Gambia files Rohingya genocide case against Myanmar at International Court of Justice
More than 730,000 Rohingya Muslims fled to neighbouring Bangladesh after the 2017 crackdown by Myanmar’s military.
Gambian Justice Minister Abubacarr Tambadou on Monday said they have filed a case against Myanmar at the United Nations’ International Court of Justice, accusing it of committing genocide against Rohingya Muslim minority, AP reported. Gambia asked the international court to urgently order measures “to stop Myanmar’s genocidal conduct immediately”.
The ICJ, also known as the World Court, is the United Nations’ highest legal institution that rules on disputes between states.
Tambadou told AP that he wanted to send a clear message “to Myanmar and to the rest of the international community that the world must not stand by and do nothing in the face of terrible atrocities that are occurring around us”.
Both Gambia and Myanmar are signatories to the 1948 Genocide Convention, which prohibits states from committing genocide and compels all signatory states to prevent and punish the crime of genocide.
“It is a shame for our generation that we do nothing while genocide is unfolding right before our own eyes,” the minister added.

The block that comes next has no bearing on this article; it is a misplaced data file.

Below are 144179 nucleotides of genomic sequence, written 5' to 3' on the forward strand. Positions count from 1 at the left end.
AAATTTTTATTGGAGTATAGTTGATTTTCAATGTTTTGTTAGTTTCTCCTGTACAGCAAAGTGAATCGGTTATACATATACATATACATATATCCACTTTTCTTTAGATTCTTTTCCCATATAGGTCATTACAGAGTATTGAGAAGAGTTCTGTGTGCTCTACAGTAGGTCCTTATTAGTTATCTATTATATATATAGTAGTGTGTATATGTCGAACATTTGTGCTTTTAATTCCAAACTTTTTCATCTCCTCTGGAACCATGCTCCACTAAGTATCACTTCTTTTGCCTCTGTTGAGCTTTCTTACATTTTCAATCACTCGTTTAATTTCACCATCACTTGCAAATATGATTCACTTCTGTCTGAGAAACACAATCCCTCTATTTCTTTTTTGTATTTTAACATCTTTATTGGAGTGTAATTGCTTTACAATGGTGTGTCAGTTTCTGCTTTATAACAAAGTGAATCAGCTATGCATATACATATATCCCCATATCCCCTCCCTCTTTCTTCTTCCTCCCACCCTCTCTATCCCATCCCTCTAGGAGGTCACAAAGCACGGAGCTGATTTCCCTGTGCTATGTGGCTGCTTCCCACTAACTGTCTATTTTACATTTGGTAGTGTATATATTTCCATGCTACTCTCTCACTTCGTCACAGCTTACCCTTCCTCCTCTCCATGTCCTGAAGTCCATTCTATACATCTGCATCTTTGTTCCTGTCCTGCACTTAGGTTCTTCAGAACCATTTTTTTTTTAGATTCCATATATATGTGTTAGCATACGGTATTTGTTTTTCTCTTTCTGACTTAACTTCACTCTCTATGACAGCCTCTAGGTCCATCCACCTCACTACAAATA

Myanmar security forces are accused of killings, gangrape and arson during a crackdown that drove more than 730,000 people to flee western Rakhine state for neighbouring Bangladesh after some Rohingya insurgents attacked police posts in August 2017. However, Myanmar has rejected the accusations and maintained that the crackdown only targeted militant separatists.
It even dismissed a report last September by a UN-appointed panel that said military officers carried out the campaign against the Rohingya with “genocidal intent” and that they should stand trial.
Last month, a head of the UN fact-finding mission also warned that “there is a serious risk of genocide recurring”.
In a statement Tambadou said: “Gambia is taking this action to seek justice and accountability for the genocide being committed by Myanmar against the Rohingya, and to uphold and strengthen the global norm against genocide that is binding upon all states”.
Human rights groups that have been advocating for the international community to act against Myanmar hailed Gambia’s decision. Param-Preet Singh, associate international justice director at Human Rights Watch, called the case a “game changer” and urged other states to support it.
If the Hague-based court takes up the case, this will be the first time it has investigated genocide claims on its own without relying on the findings of other tribunals, The Guardian reported.
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